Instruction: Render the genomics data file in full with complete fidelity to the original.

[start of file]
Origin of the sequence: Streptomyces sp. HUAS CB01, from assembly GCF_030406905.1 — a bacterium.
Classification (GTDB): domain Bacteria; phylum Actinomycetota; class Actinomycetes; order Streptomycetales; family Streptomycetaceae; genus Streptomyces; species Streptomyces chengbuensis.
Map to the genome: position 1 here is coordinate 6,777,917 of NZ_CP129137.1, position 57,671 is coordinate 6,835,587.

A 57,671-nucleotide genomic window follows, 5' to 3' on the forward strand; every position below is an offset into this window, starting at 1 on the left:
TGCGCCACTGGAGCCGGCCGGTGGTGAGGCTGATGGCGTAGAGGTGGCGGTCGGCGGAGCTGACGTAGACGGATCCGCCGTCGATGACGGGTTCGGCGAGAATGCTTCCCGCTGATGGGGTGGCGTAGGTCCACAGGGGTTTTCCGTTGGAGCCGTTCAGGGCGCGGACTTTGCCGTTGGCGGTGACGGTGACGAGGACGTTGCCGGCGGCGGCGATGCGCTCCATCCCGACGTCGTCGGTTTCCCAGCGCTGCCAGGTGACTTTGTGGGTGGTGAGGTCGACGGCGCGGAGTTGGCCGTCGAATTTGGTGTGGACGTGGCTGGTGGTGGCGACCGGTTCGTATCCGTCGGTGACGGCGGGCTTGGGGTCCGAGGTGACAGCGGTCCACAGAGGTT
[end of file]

Origin of the sequence: Streptomyces sp. HUAS CB01, from assembly GCF_030406905.1 — a bacterium.
Classification (GTDB): domain Bacteria; phylum Actinomycetota; class Actinomycetes; order Streptomycetales; family Streptomycetaceae; genus Streptomyces; species Streptomyces chengbuensis.
Map to the genome: position 1 here is coordinate 6,777,917 of NZ_CP129137.1, position 57,671 is coordinate 6,835,587.

A 57,671-nucleotide genomic window follows, 5' to 3' on the forward strand; every position below is an offset into this window, starting at 1 on the left:
TGCGCCACTGGAGCCGGCCGGTGGTGAGGCTGATGGCGTAGAGGTGGCGGTCGGCGGAGCTGACGTAGACGGATCCGCCGTCGATGACGGGTTCGGCGAGAATGCTTCCCGCTGATGGGGTGGCGTAGGTCCACAGGGGTTTTCCGTTGGAGCCGTTCAGGGCGCGGACTTTGCCGTTGGCGGTGACGGTGACGAGGACGTTGCCGGCGGCGGCGATGCGCTCCATCCCGACGTCGTCGGTTTCCCAGCGCTGCCAGGTGACTTTGTGGGTGGTGAGGTCGACGGCGCGGAGTTGGCCGTCGAATTTGGTGTGGACGTGGCTGGTGGTGGCGACCGGTTCGTATCCGTCGGTGACGGCGGGCTTGGGGTCCGAGGTGACAGCGGTCCACAGAGGTT